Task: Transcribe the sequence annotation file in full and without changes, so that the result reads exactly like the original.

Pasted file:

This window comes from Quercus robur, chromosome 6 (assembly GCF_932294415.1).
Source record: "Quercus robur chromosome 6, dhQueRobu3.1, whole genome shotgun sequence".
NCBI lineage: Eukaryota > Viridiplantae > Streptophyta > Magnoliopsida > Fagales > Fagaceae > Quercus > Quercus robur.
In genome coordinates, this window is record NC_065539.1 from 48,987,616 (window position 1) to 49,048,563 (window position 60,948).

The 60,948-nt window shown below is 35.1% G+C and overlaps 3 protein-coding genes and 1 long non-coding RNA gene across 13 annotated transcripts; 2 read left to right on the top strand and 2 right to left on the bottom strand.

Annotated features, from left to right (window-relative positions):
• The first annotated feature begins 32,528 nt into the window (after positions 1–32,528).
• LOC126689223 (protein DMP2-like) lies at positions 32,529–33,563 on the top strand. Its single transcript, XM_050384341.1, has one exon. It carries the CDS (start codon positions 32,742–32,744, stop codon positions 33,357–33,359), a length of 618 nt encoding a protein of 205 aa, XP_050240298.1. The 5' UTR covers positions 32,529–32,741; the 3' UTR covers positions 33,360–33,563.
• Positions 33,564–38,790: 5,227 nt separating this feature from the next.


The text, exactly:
This window comes from Quercus robur, chromosome 6 (assembly GCF_932294415.1).
Source record: "Quercus robur chromosome 6, dhQueRobu3.1, whole genome shotgun sequence".
NCBI lineage: Eukaryota > Viridiplantae > Streptophyta > Magnoliopsida > Fagales > Fagaceae > Quercus > Quercus robur.
In genome coordinates, this window is record NC_065539.1 from 48,987,616 (window position 1) to 49,048,563 (window position 60,948).

The 60,948-nt window shown below is 35.1% G+C and overlaps 3 protein-coding genes and 1 long non-coding RNA gene across 13 annotated transcripts; 2 read left to right on the top strand and 2 right to left on the bottom strand.

Annotated features, from left to right (window-relative positions):
• The first annotated feature begins 32,528 nt into the window (after positions 1–32,528).
• LOC126689223 (protein DMP2-like) lies at positions 32,529–33,563 on the top strand. Its single transcript, XM_050384341.1, has one exon. It carries the CDS (start codon positions 32,742–32,744, stop codon positions 33,357–33,359), a length of 618 nt encoding a protein of 205 aa, XP_050240298.1. The 5' UTR covers positions 32,529–32,741; the 3' UTR covers positions 33,360–33,563.
• Positions 33,564–38,790: 5,227 nt separating this feature from the next.